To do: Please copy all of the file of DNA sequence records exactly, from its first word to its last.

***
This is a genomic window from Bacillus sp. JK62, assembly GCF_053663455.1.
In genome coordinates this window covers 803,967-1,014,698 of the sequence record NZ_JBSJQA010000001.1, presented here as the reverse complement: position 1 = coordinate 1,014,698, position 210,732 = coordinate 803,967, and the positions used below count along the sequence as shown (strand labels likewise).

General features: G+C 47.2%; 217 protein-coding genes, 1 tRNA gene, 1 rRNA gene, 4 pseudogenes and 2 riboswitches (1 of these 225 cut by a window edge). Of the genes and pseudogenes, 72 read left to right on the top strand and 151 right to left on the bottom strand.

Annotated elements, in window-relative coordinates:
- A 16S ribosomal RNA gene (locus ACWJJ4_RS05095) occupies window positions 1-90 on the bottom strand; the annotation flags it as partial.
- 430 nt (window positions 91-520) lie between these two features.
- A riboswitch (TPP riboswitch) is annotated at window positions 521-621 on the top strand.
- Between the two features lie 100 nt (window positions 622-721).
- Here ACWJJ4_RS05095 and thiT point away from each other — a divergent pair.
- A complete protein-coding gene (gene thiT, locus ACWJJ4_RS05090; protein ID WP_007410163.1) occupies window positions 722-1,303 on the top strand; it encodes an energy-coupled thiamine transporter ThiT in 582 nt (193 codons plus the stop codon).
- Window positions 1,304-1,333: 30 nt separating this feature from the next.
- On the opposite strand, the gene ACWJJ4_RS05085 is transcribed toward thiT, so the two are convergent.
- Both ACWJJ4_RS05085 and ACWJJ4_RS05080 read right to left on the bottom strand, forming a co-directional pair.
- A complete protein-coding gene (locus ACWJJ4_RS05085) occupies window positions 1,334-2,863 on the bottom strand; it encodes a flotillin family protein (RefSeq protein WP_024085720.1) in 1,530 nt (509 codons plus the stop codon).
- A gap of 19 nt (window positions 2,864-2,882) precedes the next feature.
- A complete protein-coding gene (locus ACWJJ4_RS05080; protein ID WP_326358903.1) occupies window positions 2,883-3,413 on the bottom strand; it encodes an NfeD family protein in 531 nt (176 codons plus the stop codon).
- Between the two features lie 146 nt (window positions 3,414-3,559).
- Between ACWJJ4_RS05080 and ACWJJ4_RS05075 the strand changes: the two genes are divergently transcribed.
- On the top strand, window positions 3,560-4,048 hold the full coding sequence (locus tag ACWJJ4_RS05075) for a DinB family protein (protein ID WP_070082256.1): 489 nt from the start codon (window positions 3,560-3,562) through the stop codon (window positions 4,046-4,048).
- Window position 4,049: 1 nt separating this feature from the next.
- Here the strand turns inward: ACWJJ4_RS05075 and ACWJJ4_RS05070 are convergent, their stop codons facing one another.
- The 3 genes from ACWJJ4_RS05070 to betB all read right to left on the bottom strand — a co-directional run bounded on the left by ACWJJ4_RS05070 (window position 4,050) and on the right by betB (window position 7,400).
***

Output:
This is a genomic window from Bacillus sp. JK62, assembly GCF_053663455.1.
In genome coordinates this window covers 803,967-1,014,698 of the sequence record NZ_JBSJQA010000001.1, presented here as the reverse complement: position 1 = coordinate 1,014,698, position 210,732 = coordinate 803,967, and the positions used below count along the sequence as shown (strand labels likewise).

General features: G+C 47.2%; 217 protein-coding genes, 1 tRNA gene, 1 rRNA gene, 4 pseudogenes and 2 riboswitches (1 of these 225 cut by a window edge). Of the genes and pseudogenes, 72 read left to right on the top strand and 151 right to left on the bottom strand.

Annotated elements, in window-relative coordinates:
- A 16S ribosomal RNA gene (locus ACWJJ4_RS05095) occupies window positions 1-90 on the bottom strand; the annotation flags it as partial.
- 430 nt (window positions 91-520) lie between these two features.
- A riboswitch (TPP riboswitch) is annotated at window positions 521-621 on the top strand.
- Between the two features lie 100 nt (window positions 622-721).
- Here ACWJJ4_RS05095 and thiT point away from each other — a divergent pair.
- A complete protein-coding gene (gene thiT, locus ACWJJ4_RS05090; protein ID WP_007410163.1) occupies window positions 722-1,303 on the top strand; it encodes an energy-coupled thiamine transporter ThiT in 582 nt (193 codons plus the stop codon).
- Window positions 1,304-1,333: 30 nt separating this feature from the next.
- On the opposite strand, the gene ACWJJ4_RS05085 is transcribed toward thiT, so the two are convergent.
- Both ACWJJ4_RS05085 and ACWJJ4_RS05080 read right to left on the bottom strand, forming a co-directional pair.
- A complete protein-coding gene (locus ACWJJ4_RS05085) occupies window positions 1,334-2,863 on the bottom strand; it encodes a flotillin family protein (RefSeq protein WP_024085720.1) in 1,530 nt (509 codons plus the stop codon).
- A gap of 19 nt (window positions 2,864-2,882) precedes the next feature.
- A complete protein-coding gene (locus ACWJJ4_RS05080; protein ID WP_326358903.1) occupies window positions 2,883-3,413 on the bottom strand; it encodes an NfeD family protein in 531 nt (176 codons plus the stop codon).
- Between the two features lie 146 nt (window positions 3,414-3,559).
- Between ACWJJ4_RS05080 and ACWJJ4_RS05075 the strand changes: the two genes are divergently transcribed.
- On the top strand, window positions 3,560-4,048 hold the full coding sequence (locus tag ACWJJ4_RS05075) for a DinB family protein (protein ID WP_070082256.1): 489 nt from the start codon (window positions 3,560-3,562) through the stop codon (window positions 4,046-4,048).
- Window position 4,049: 1 nt separating this feature from the next.
- Here the strand turns inward: ACWJJ4_RS05075 and ACWJJ4_RS05070 are convergent, their stop codons facing one another.
- The 3 genes from ACWJJ4_RS05070 to betB all read right to left on the bottom strand — a co-directional run bounded on the left by ACWJJ4_RS05070 (window position 4,050) and on the right by betB (window position 7,400).